What have the discovery of the constancy of the speed of light, the first measurement of gravitational waves and the chemical analysis of gases, liquids and solids got in common? The Michelson interferometer plays a major role in all of these. Let’s take a closer look at the history and applications of this “cognition machine”.
Up until the beginning of the 20th century people assumed that light propagated through a medium called “the luminiferous aether”, which filled the entire cosmos. Light and all other electromagnetic waves were seen as mechanical vibrations of this aether. However, nobody managed to postulate a theory of aether which was complete and consistent.
Constancy of the speed of light
In 1881 Albert A. Michelson attempted to determine the speed of the Earth’s motion relative to the aether. He continued his work on this subject in 1887 with E. Morley. The interferometer he used in the 1881 experiment (Figure 1) consists of a light source, a small telescope and two interferometer arms arranged at right angles to one another. The light from the light source (front left in Figure 1) is split by a half-silvered mirror which is positioned at the crossover point of the arms. From there the split light travels along the two arms. At the end of the arms the light is reflected by a mirror positioned there and reflected back to the half-silvered mirror where it causes interference. Interference fringes form and these can be observed through the telescope (front right in Figure 1). The smallest change in the light paths leads to a shift in position of these interference fringes.
Michelson positioned one arm of the interferometer in the direction of the maximum speed of the location relative to the presumed aether, with the other being at a right angle and therefore at minimum speed. He then determined the position of the interference fringes. After this he turned the setup by 90° and determined the position of the interference fringes again. If the aether was at rest or was being partially dragged along by the Earth’s motion then this should result in different speeds of light in the two arms and cause a shift in position of the interference fringes.
Within the measurement uncertainty, which was very high at the beginning but improved later as the setups became increasingly more sensitive, it was not possible to determine a significant difference in the speeds of the light. This seemed to indicate that the aether was being dragged along completely by the Earth’s motion. However, this was contradicted by another observation: The aberration of light from the stars is caused by the finite speed of light and the speed of the Earth’s motion. It results in the apparent change in location of the stars over the course of the year. If the aether dragging was complete, there would be no such aberration.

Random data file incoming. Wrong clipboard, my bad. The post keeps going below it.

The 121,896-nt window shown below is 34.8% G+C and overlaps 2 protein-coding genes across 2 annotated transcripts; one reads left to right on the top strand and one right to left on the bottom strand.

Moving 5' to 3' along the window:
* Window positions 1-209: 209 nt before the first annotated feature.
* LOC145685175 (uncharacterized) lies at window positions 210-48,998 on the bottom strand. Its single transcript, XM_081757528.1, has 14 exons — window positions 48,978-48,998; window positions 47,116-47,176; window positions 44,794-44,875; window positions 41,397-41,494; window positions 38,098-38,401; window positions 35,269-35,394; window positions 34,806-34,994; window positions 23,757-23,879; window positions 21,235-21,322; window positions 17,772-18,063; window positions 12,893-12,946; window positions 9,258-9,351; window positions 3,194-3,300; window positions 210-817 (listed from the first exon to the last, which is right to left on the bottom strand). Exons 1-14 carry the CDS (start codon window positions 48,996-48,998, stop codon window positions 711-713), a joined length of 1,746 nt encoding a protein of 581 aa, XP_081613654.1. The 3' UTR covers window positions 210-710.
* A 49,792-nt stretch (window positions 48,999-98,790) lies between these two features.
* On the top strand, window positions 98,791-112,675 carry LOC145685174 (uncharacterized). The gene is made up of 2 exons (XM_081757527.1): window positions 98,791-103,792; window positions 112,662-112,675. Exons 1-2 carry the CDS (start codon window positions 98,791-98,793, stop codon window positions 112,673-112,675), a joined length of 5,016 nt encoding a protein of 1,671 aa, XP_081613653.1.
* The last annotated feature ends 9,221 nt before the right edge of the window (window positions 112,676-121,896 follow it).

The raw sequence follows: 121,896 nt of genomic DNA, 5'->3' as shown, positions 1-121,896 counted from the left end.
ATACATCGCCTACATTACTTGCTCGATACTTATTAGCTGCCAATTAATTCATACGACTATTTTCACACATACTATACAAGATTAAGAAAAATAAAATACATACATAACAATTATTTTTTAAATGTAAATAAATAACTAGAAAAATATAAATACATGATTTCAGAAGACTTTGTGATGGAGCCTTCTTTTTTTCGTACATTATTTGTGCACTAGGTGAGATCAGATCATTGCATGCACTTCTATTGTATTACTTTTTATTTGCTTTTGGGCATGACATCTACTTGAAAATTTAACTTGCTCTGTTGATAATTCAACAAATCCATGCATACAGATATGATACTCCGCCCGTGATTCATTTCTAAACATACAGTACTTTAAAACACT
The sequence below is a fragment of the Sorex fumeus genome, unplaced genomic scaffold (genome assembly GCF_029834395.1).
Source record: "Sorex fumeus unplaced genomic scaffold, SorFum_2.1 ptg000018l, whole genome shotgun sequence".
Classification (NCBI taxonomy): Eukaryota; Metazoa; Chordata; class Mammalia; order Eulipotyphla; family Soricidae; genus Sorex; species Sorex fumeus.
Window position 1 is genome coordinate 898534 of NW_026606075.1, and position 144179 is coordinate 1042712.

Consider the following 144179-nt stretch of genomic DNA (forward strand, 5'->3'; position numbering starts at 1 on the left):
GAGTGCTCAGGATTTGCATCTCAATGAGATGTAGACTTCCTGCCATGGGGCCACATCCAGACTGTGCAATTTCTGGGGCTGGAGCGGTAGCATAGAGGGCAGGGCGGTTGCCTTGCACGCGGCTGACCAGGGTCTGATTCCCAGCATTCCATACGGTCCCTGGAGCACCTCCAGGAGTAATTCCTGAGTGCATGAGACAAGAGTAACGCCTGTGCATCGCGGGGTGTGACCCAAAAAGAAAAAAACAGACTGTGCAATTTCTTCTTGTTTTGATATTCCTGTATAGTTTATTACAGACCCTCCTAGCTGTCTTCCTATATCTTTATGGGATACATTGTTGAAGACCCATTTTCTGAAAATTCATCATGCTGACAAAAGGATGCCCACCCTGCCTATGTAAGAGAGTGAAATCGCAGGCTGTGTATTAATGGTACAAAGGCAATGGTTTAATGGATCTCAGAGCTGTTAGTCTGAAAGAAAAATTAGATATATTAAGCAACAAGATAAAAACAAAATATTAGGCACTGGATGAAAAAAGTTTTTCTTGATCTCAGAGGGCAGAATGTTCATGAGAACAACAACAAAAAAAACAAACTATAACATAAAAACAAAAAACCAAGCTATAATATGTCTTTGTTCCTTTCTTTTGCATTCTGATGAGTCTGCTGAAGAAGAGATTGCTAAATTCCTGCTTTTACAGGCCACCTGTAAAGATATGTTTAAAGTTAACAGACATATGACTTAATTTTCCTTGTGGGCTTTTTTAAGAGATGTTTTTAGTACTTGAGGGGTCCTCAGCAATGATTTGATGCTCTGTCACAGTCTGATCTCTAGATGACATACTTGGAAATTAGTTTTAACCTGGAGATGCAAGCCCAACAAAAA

There were several attempts made to improve and save the aether theory until, in 1905, Albert Einstein overturned the idea of “aether” altogether. Light and other electromagnetic waves do not need a carrier medium for their propagation. Based on the constancy of the speed of light and the equivalence of the physical laws in both systems at rest and in constant motion, Einstein formulated the Special Theory of Relativity. The constancy of the speed of light, proved by the Michelson interferometer, therefore led to a revolution in physics which completely changed our understanding of space and time, mass and energy.
Newton’s law of gravitation from 1687 describes the attraction between masses but does not contain any dependence on time. Gravity therefore appears to have an immediate effect over any distance. If, for example, the sun would suddenly split into two parts (a completely unrealistic scenario) we would immediately register the change in gravity on Earth. As light takes a little over eight minutes to reach Earth from the sun we would immediately detect the change in gravity resulting from the splitting of the sun but only see this phenomenon after eight minutes had passed. Newton himself was very critically aware of the unrealistic consequence of his law of gravitation, as can be seen from his letters.
In his Theory of General Relativity in 1915 Einstein described gravity as a curvature of spacetime: Space and time are influenced by large masses. As one of the first results from his equations, Einstein deduced the occurrence of gravitational waves. These are elongations and compressions of space which move at the speed of light, caused by accelerated (large) masses. According to Einstein, we would see the splitting of the sun after eight minutes and only then feel the gravitational effect.